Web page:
Saturday was the longest and toughest of the event featuring 3 stages ran twice totalling 177kms in the Monte Acuto mountain region. Saturday morning started with the 22.20 km long Monti Di Ala’ stage; the fastest time was set by Hyundai’s test driver Kevin Abring, whilst the second fastest (and briefly fastest) time for his surprise was posted by the event rookie Eric Camilli behind the wheel of the M-Sport Fiesta. The rally leader Thierry Neuville had a close call when the i20 entered the corner too fast and caused half a spin, but luckily he got away with it, reminding him Rally Sardinia takes no prisoners. Second of the morning stages – the 22.39km Coiluna-Loelle test featured the first of the iconic Sardinian jumps whereas the longest of the stages SS12 Monte Lerno featured the second iconic – Mickey’s Jump. At the end of the morning loop it was Thierry still in the lead, followed by Jari-Matti Latvala (+2.9 seconds) and Sebastien Ogier in third. 

Following the midday service the crews returned to tackle the stages yet again. The sharp rocks thrown out in the morning loop caused a puncture on Tanak’s Fiesta, causing a minute time loss. 

Latvala just couldn’t match the times of the Belgian who seemed to have got his confidence back raising his lead to 13.7 seconds. 3km into the Loelle stage Andreas Mikkelsen hit a rock hiding on the racing line breaking his track control arm and ending his fight with Mads Ostberg; however, it was Mads who hit a gate on SS15 also damaging his suspension and ending his day early. The day finished with Thierry extending the lead to 16.1 seconds over Jari who admitted he couldn’t have pushed any harder given the slippery conditions,  Ogier was still in third.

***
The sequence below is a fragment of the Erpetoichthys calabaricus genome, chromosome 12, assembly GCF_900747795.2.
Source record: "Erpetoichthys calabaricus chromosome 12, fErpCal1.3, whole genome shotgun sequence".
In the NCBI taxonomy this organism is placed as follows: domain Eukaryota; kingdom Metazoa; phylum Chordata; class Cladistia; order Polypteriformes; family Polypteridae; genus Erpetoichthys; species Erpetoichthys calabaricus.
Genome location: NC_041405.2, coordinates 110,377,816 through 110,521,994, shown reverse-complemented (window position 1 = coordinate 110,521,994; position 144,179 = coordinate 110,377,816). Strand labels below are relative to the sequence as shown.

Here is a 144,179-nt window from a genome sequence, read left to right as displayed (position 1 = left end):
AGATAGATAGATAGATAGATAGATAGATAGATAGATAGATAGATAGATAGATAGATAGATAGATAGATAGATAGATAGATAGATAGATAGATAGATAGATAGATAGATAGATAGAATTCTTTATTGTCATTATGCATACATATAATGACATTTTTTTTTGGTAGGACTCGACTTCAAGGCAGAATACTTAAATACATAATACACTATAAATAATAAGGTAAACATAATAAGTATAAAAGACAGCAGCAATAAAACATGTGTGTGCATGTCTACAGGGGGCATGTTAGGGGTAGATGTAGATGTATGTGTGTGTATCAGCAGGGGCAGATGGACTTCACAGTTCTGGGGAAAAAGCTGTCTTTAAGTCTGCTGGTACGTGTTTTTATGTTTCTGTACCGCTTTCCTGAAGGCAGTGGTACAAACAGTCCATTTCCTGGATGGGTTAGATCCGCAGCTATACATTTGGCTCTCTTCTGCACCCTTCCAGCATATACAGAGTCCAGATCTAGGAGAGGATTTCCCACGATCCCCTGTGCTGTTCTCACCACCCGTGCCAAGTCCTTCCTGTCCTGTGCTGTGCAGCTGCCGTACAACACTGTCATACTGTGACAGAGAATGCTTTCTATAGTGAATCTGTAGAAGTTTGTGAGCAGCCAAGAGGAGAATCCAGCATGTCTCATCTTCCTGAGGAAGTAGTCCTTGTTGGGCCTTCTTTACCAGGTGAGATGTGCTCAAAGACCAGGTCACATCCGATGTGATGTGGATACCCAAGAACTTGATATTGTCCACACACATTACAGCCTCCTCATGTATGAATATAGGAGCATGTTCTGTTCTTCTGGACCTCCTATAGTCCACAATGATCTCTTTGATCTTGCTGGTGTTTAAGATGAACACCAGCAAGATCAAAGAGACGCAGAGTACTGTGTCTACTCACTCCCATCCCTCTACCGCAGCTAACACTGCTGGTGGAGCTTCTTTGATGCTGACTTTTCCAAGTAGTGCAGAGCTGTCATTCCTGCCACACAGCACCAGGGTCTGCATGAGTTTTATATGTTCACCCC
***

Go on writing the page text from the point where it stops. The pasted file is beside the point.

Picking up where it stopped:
Leg 3

The final leg consisted of 4 stages starting with the know Cala Flumini coastal run and finishing with the new Sassari-Argentiera stage that was the Power stage on the second time through. The Sassari-Argentiera Power Stage included a massive slippery downhill section leading onto a beach side gravel road where the finish was reached after a slippery righ hand corner.

It was Ogier in the end to claim the best time in the second run through snatching any extra points available, continuing his powerstage victory domination. The Frenchman was 0.6 seconds faster than Kevin Abring and 1.1 faster than Jari-Matti Latvala.

It couldn't be any more spectacular than finishing the rally at the end of the power stage with a podium right beside the beach. Following the podium, the crews made their way to Alghero for the official finish ramp the docks.

As for the privateers…